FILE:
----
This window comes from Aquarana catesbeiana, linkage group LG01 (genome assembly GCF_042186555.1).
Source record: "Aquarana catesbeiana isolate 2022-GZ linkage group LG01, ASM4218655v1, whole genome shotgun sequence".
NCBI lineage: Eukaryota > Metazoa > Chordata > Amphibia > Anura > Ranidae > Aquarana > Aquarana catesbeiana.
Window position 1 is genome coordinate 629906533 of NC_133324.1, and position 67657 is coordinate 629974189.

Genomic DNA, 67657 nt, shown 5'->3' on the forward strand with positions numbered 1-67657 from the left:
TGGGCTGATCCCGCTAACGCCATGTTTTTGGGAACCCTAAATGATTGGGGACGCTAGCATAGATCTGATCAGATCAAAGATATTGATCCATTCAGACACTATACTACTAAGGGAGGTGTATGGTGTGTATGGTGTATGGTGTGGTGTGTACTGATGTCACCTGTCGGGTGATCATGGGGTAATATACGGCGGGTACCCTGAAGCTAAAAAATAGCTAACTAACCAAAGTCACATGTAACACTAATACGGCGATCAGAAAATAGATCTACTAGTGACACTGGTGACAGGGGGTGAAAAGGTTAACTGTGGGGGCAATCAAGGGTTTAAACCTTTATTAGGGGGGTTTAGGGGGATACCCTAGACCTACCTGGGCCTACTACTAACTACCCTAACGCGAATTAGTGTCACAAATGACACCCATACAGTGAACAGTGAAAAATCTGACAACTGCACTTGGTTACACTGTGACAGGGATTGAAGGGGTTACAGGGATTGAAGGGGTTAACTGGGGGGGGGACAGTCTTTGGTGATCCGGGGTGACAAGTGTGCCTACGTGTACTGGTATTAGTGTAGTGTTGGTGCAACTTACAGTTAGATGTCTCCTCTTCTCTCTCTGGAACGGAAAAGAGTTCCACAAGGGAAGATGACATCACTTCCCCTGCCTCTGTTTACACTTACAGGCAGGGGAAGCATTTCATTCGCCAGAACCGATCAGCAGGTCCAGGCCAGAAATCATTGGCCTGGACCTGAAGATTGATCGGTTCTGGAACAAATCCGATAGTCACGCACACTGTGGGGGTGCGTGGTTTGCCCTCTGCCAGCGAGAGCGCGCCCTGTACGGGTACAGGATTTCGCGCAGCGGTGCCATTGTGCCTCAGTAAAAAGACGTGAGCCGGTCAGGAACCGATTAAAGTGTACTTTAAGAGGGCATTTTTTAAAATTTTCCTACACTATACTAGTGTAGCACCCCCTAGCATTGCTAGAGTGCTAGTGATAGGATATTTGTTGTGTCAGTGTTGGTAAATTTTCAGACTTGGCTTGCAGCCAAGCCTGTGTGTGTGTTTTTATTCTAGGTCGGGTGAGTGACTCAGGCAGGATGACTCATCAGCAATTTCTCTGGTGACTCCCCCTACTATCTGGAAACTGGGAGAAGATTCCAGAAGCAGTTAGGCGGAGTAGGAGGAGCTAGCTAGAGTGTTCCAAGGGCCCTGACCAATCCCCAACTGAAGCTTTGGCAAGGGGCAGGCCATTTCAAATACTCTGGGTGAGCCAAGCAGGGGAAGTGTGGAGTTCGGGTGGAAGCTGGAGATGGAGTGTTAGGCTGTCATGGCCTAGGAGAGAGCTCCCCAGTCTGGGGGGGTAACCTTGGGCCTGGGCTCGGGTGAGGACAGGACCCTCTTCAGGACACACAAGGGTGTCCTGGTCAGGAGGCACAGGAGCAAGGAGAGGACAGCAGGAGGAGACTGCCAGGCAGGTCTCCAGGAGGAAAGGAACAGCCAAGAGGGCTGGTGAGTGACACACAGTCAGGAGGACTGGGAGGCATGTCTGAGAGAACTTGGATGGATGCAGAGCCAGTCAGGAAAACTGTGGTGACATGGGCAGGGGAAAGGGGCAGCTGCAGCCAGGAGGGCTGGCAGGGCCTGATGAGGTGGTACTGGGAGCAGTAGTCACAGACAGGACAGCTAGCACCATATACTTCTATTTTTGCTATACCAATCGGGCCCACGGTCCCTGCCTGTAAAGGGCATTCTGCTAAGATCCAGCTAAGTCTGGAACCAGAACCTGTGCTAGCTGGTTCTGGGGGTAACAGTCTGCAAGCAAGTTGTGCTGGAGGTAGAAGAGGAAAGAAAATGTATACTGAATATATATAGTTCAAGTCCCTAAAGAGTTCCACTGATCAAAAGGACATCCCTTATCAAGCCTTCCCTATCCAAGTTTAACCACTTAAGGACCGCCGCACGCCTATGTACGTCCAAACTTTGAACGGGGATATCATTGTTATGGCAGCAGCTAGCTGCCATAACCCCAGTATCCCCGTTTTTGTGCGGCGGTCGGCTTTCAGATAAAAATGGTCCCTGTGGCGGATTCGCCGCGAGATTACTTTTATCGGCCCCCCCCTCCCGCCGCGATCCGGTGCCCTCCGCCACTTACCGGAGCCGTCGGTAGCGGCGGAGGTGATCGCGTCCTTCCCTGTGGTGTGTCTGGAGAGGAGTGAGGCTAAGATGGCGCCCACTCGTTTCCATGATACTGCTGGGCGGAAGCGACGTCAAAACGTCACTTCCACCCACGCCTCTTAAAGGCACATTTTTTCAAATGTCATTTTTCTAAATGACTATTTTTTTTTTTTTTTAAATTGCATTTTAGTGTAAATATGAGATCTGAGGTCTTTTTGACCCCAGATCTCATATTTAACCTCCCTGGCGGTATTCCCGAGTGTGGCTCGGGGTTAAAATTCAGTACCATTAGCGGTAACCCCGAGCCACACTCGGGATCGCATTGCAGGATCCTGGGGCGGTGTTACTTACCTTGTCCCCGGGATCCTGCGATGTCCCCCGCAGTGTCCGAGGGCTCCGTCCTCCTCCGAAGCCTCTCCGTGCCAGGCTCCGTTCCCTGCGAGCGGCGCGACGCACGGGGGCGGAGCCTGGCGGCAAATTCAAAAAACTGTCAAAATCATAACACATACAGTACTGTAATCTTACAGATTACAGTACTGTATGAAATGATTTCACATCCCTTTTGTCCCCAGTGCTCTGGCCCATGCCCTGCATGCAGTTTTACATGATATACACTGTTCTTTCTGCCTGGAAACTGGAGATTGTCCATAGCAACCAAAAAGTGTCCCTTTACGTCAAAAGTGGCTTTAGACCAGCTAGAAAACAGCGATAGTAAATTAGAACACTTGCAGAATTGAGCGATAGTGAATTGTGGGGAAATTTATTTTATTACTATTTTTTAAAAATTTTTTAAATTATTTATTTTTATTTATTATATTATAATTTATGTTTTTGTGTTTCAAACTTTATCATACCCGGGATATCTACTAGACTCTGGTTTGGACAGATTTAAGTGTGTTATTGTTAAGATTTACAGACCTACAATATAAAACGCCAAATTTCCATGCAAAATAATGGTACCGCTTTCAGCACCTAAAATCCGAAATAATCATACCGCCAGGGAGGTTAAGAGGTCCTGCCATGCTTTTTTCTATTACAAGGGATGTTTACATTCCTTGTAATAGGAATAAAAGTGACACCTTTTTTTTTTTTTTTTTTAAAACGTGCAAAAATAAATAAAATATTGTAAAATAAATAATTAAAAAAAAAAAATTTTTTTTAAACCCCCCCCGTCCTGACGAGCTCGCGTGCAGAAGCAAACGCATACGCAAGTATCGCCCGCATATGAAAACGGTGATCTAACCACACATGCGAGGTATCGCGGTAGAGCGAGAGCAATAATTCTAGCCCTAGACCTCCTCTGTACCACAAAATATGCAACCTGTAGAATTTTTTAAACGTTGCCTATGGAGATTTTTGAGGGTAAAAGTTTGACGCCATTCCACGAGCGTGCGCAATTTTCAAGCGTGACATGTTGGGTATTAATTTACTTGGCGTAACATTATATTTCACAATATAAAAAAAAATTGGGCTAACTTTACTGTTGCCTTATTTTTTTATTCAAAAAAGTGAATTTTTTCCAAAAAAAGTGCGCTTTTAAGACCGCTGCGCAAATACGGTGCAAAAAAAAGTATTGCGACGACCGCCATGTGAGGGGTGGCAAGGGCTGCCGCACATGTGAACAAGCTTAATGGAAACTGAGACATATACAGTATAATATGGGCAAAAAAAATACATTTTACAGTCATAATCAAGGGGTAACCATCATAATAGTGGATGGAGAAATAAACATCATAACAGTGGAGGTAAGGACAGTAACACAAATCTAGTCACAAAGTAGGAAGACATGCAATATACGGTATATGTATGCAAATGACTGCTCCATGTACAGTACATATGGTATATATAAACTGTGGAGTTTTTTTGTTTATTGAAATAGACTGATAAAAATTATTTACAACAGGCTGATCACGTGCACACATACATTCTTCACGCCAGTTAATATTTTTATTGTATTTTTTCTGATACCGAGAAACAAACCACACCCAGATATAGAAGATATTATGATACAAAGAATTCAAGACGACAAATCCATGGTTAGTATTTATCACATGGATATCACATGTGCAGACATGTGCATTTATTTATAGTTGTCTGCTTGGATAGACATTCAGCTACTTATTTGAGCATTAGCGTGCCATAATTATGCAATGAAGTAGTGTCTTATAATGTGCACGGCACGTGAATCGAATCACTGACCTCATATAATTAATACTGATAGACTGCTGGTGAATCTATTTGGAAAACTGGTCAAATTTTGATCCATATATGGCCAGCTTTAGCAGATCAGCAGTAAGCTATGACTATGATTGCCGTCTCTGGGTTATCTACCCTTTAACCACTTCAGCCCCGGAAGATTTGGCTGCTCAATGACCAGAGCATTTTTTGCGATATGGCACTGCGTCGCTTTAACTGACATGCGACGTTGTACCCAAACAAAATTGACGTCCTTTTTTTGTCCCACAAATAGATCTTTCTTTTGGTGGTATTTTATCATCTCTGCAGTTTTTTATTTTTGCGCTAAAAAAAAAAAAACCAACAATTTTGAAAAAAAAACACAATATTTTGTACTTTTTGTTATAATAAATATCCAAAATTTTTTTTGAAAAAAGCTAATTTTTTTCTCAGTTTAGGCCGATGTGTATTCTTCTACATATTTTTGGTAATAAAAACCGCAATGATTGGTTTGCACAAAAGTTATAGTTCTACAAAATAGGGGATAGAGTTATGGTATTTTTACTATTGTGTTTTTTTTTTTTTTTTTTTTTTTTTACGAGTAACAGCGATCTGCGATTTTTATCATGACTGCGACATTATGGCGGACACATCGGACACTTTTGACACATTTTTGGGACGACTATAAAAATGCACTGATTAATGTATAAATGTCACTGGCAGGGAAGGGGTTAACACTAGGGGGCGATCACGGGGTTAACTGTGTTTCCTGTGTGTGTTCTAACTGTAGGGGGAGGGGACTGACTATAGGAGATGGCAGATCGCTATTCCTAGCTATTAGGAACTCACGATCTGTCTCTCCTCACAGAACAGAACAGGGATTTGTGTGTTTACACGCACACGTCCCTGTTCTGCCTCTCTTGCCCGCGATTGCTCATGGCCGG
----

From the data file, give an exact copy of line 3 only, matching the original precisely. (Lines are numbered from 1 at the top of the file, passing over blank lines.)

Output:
NCBI lineage: Eukaryota > Metazoa > Chordata > Amphibia > Anura > Ranidae > Aquarana > Aquarana catesbeiana.